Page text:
Is this it for South Carolina Gov. Mark Sanford?
Despite attempts to recover his reputation with “the folks of South Carolina” in recent days, the embattled Mr. Sanford is facing an increasingly difficult political path forward to complete the last 16 months of his term-limited tenure.
Sanford has called a 3:30 p.m. press conference to discuss “recent political developments” – including a call for his resignation from 61 House Republicans and an expected party resolution demanding that he resign from the South Carolina state GOP.
Opposition to Sanford remaining in office has grown steadily since Sanford disappeared from view and contact for five days in June. He told aides he was walking the Appalachian Trail, but he had actually flown to Buenos Aires to spend several tear-filled days with a mistress he later called his “soul mate.”
It's clear that the governor’s extramarital affair, added to his strange disappearance, is at the root of the resignation calls, especially now that the affair has all but consumed the business of the state for two months running.
But the state’s Ethics Committee is also looking into potential misuse of state aircraft by Sanford. The governor has welcomed that investigation and has urged that it be open to the public. He also has consistently pointed out that the current campaign against him is more about entrenched South Carolina politics than his own actions.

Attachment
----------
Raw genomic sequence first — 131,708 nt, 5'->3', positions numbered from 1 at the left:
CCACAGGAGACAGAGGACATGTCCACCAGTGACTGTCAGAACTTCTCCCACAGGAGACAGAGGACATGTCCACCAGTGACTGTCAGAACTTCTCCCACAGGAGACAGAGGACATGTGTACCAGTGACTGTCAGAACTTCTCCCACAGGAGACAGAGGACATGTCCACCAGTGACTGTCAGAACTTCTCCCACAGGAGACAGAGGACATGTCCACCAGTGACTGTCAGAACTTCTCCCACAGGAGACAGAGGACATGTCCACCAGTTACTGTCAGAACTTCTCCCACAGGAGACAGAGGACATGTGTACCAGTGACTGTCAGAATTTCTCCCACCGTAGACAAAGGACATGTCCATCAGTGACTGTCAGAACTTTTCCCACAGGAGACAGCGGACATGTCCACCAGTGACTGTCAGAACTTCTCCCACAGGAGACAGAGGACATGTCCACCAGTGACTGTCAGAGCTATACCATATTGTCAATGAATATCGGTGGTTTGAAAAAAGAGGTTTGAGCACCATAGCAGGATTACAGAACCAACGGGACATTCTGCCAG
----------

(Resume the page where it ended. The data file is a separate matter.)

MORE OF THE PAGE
“The moral wrong was mine and the consequences past, present, and future are mine, but there’s a very different story that has led to headlines over two months and that’s been about a lot of things being driven by politics,” Sanford told WVOC radio on Tuesday. He added: “There’s been eight governors impeached in the history of the nation, all involving fairly heinous things. There’s certainly a world of difference in what happened in those instances” compared to his own situation.
But in the last week, Lt. Gov. Andre Bauer and House Speaker Bobby Harrell, both fellow Republicans, issued public letters to Sanford, calling for his resignation for the good of the public trust – and the ability of Columbia to move past a scandal that increasingly stands in the way of the state's business.
“You’ve got a state that is not moving absolutely at all forward, so there is no effectiveness whatsoever,” Lieutenant Governor Bauer told SCNOW.com, a news website, on Thursday. “Do we think [Sanford] can go back in January and actually make something happen legislatively? Of course not, it’s going to be a fiasco that not only we have to witness, but that the world will witness. It would be better than any reality TV show in America.”
Most critically perhaps, as South Carolina waits again for the governor to speak, is that the letter from 61 House members calling for his resignation has turned the mathematical probability of Sanford surviving an impeachment battle in January from unlikely to nearly impossible.
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